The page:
The News: Reuters: “Vodafone says it will remove Huawei technology from the core of its European network following the UK’s decision to limit any role for the Chinese firm in building 5G systems.”
The initiative, which follows new restrictions announced by Britain’s government on Tuesday that aim to limit Huawei’s penetration of Britain’s mobile infrastructure – particularly with regards to 5G -, could take as long as five years and cost upwards of 200 million Euros to put into effect.
Vodafone’s decision comes a day after the British National Security Council (NSC) and senior ministers, headed by PM Boris Johnson, decided on a plan that would cap Huawei’s share of non-core parts of British 5G networks to 35%, exclude Huawei from core parts of 5G networks (where data is processed), and banned near sensitive installations like nuclear power plants and military bases.
Nick Read, CEO of Vodafone Group, explained that the decision would have a negligible financial impact on UK operations, as the company is already mostly compliant with the policy. However, should the rest of Europe, where Vodafone also operates, adopt a similar policy, Read warned that 5G rollouts could be delayed by 2 to 5 years.
British Government’s Huawei decision attempts to establish balance between national security concerns and the practical realities of 5G deployments
Analyst Take: Given national security concerns about Huawei’s potential threat to mobile networks (as expressed by intelligence agencies across the world in recent years), the British government’s decision to treat Huawei as a high risk vendor appears to strike the right balance between responsible management of its 5G infrastructure and principles of free trade and market competition. Note that Huawei has not been entirely banned from contributing to Britain’s mobile networks, but rather contained, and limited to areas where it cannot cause crippling harm to Britain’s core infrastructure.
Fears about Huawei’s potential exploitation of 5G networks around the world, both from a data security standpoint and through the prism of possibly serving as a proxy in hypothetical cyber-attacks initiated by the Chinese government, have rattled the Chinese technology giant’s global 5G ambitions, as its participation in 5G network deployments is being closely scrutinized.
Unlike most other Chinese technology companies, Huawei’s unusually close relationship with the Chinese government sparked fears among intelligence and security services around the world that Huawei networking equipment could potentially be weaponized. While the US has taken a remarkably aggressive posture towards Huawei as a whole, the threat posed by Huawei’s network equipment does not appear to extend quite as fully to the company’s consumer products – like its smartphones and other portable devices – although security watchdogs have warned government employees against using Huawei devices.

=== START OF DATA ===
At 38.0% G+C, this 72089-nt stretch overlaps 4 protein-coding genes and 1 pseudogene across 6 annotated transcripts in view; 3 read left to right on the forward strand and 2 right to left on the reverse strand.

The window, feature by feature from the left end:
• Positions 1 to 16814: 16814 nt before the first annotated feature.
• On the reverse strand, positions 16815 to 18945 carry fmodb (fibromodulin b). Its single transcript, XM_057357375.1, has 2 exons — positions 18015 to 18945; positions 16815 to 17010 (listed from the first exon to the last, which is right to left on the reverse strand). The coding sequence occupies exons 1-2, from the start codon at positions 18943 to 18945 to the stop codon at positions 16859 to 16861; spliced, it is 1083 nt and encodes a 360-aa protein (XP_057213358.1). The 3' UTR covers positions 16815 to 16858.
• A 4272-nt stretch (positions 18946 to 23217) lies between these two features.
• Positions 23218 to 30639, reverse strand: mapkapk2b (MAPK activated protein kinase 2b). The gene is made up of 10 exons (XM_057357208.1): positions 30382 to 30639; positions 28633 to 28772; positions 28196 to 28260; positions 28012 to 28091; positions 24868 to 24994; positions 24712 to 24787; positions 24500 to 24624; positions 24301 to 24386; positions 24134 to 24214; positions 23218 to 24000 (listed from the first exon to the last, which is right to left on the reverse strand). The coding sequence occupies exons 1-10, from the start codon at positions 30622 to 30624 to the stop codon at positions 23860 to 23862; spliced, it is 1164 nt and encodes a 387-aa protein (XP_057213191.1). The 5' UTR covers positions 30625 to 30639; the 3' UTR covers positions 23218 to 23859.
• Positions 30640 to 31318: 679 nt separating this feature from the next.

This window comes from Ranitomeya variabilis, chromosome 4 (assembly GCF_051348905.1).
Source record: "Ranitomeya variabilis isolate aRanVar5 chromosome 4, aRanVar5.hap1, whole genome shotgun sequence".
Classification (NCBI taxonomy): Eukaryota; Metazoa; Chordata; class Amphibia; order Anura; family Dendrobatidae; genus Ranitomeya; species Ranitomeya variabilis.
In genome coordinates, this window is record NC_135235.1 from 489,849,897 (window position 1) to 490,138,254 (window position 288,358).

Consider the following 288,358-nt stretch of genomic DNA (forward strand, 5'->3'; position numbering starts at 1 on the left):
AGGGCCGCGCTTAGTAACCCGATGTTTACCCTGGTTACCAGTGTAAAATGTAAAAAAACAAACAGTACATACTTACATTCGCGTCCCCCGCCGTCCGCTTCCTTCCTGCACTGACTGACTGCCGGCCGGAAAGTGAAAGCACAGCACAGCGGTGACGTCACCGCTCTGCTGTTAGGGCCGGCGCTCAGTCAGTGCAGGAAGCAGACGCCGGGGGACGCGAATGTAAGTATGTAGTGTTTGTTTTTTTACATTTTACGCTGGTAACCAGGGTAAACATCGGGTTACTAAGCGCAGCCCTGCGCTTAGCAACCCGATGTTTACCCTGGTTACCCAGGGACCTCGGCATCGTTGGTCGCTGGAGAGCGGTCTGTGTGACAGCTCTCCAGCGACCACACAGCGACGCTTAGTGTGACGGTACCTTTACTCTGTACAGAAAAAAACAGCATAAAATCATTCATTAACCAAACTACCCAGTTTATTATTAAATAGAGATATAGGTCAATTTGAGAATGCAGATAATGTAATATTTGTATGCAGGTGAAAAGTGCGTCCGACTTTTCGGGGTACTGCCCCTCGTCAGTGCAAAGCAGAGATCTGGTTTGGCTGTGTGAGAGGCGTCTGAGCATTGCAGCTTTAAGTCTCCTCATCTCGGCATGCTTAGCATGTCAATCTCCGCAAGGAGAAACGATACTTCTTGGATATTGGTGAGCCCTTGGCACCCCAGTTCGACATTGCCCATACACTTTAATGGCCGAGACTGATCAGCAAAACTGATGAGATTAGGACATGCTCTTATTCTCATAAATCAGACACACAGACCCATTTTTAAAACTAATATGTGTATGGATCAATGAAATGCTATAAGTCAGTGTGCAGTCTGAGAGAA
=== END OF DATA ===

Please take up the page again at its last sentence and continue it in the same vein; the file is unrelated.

Britain’s decision on Tuesday feels like an inspired compromise between not running completely afoul of the US’ aggressive blacklisting of Huawei, while addressing the practical reality of allowing operators to deploy robust, secure, and reliable 5G networks across Britain and Europe on pace with the rest of the world. Whether one likes Huawei or not, the Chinese vendor is a leading 5G network equipment supplier, and it would be exceedingly difficult for operators like Vodafone to pull off competitive 5G deployment without using at least some Huawei equipment. Currently, Huawei’s global share of mobile equipment hovers near 30%, while competitors Ericsson and Nokia tend to fall somewhere closer to 13-18% apiece.
Britain’s compartmentalization of Huawei could serve as a template for European and North American 5G networks
Beyond addressing national security concerns, the decision to exclude Huawei from core portions of 5G networks, as well as capping Huawei’s share of non-core network equipment to 35%, opens the door to a more Eurocentric mobile network model that could conceivably become a boon for Nokia and Ericsson. Samsung, Cisco, and Ciena could also benefit from this policy change, particularly if it jumps the English Channel and becomes a model for all of Europe.
While the cost of minimizing Huawei’s (and possibly ZTE’s) participation in 5G networks in Britain and Europe could come at a hefty price – to say nothing of having a potentially negative impact on 5G network deployment velocity – the broader economic and national security benefits of engineering more open 5G network competition between non-Chinese vendors over the next few years may be well worth it in the long term. The British government’s model here seems a good template for other countries and their operators to consider as they move forward with their 5G investments.
Futurum Research provides industry research and analysis. These columns are for educational purposes only and should not be considered in any way investment advice.
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